Perhaps sometimes a ‘gay bulge’ is just a gae bolga.
Kit Heyam On 23 September 1327, the young king Edward III received word that his father had died. The former Edward II, who had been coerced into abdication in January of that year, had been imprisoned in Berkeley Castle, Gloucestershire, at the time of his death. While official reports stated […]
Rachel Moss In May 1482, a harried Richard Cely wrote from London to his younger brother George, who was working in Calais. Three months earlier, in the midst of Shrovetide celebrations (a time of raucous good cheer before the privations of Lent), he had had a sexual encounter with their […]
Katherine Harvey In November 1326, Hugh Despenser was condemned to death for treason. Drawn to the gallows on a hurdle, he was hanged from a height of 50 feet; then, before he was completely dead, he was cut down from the gallows, eviscerated, and beheaded. His head was displayed on […]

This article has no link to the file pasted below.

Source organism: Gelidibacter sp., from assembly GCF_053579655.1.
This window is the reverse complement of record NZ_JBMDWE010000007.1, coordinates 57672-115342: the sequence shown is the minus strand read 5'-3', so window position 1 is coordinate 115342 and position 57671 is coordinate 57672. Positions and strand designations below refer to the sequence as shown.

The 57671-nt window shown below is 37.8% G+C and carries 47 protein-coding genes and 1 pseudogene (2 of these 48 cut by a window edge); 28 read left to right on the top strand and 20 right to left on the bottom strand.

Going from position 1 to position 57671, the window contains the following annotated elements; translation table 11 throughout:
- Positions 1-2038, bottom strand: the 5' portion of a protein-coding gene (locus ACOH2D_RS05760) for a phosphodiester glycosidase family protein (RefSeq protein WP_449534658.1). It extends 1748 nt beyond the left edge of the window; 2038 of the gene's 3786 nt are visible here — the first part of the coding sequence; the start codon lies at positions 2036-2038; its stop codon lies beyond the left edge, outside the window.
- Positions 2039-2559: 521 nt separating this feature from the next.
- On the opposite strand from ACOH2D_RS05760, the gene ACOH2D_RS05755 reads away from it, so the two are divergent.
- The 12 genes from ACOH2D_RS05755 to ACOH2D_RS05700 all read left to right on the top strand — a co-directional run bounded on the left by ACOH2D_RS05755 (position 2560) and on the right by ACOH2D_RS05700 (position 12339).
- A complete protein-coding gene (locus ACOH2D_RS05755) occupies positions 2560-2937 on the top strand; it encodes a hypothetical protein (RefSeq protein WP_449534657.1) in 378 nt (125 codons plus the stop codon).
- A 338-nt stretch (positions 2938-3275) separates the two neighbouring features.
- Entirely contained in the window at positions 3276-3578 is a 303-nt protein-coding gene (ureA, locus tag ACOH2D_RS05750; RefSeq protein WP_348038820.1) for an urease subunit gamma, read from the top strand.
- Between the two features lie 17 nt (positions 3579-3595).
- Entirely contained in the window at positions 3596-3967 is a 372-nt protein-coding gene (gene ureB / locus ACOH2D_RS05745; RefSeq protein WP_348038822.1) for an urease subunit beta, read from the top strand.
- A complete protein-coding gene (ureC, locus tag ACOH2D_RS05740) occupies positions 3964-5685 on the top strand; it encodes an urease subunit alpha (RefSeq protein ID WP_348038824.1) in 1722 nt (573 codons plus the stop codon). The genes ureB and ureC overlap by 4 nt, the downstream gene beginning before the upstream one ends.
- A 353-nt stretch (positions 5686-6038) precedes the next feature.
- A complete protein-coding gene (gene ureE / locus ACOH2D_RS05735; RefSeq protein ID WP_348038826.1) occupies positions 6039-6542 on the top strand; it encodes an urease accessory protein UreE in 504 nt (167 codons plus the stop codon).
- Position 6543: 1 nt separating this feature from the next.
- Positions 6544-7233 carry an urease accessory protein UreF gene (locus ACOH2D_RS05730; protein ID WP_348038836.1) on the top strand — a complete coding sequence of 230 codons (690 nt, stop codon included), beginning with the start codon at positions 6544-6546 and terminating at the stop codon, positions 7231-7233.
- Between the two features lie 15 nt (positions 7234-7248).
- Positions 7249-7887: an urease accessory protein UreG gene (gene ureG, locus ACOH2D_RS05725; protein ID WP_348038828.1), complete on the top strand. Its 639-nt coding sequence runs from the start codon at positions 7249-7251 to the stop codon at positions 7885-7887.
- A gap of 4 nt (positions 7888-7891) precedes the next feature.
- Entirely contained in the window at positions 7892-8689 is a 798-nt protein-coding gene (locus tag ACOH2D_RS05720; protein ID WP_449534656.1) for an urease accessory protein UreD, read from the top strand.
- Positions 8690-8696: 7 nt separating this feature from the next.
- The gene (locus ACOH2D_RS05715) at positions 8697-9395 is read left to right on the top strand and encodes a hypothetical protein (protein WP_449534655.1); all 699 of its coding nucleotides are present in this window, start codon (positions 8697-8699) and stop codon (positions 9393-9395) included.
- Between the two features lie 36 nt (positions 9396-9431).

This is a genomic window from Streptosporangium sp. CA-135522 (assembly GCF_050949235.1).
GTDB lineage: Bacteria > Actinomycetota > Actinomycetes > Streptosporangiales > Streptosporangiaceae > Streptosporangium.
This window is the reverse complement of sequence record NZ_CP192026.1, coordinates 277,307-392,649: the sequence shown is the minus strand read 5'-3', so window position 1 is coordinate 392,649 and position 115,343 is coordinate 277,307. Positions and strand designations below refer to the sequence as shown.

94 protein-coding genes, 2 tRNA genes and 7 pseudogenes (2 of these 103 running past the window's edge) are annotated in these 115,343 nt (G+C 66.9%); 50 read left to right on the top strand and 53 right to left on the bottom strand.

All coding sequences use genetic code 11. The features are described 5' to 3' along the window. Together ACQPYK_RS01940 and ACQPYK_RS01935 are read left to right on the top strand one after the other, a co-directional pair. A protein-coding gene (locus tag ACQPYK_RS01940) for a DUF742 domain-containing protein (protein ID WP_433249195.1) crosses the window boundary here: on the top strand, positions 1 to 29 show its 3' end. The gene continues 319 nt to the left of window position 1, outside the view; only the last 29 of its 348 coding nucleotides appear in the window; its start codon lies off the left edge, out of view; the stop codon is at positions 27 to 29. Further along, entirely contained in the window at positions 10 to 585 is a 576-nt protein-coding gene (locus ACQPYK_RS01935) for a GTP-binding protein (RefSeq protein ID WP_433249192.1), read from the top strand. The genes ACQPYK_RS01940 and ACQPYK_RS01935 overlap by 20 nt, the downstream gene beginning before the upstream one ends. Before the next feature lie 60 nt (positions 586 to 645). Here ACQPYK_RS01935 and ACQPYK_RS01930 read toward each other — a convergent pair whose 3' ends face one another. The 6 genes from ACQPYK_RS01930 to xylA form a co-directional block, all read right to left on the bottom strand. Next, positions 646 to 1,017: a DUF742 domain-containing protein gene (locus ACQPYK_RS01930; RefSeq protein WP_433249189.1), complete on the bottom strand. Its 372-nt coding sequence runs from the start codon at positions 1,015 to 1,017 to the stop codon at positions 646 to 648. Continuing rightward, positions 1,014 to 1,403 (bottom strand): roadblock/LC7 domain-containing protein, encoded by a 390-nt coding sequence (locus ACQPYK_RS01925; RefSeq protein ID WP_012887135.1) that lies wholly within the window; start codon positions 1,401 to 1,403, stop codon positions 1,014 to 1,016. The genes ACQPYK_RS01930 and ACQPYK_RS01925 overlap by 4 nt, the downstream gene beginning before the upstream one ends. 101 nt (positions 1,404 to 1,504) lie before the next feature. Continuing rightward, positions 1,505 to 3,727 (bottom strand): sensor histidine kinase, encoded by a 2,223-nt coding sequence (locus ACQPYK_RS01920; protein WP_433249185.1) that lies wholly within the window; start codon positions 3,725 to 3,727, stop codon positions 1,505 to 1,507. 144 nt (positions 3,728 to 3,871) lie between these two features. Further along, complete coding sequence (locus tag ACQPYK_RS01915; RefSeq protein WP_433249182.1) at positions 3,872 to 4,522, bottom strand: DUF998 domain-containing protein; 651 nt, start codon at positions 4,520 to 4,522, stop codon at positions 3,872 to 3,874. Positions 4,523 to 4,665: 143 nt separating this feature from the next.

Katherine Harvey Welcome to Carnivalesque #107! Carnivalesque is an interdisciplinary blog carnival dedicated to pre-modern history (to c. 1800 C.E.), and NOTCHES is delighted to be hosting the final edition of 2014. If you are already a NOTCHES reader, then fear not, there is plenty of material on the history […]
Katherine Harvey In the late twelfth century Gerald of Wales, archdeacon of Brecon and a prolific author, wrote a tract on the proper conduct of the clergy. Gerald was writing only a few decades after the First Lateran Council (1123) had introduced compulsory celibacy for all priests, at a time […]
Katherine Harvey At some point in the first half of the eleventh century, Archbishop Poppo of Trier (1016-1047) decided to commission a new pair of pontifical stockings. He sent some material to a young canoness who belonged to a nearby religious house; shortly afterwards, he received his new footwear, and decided to try […]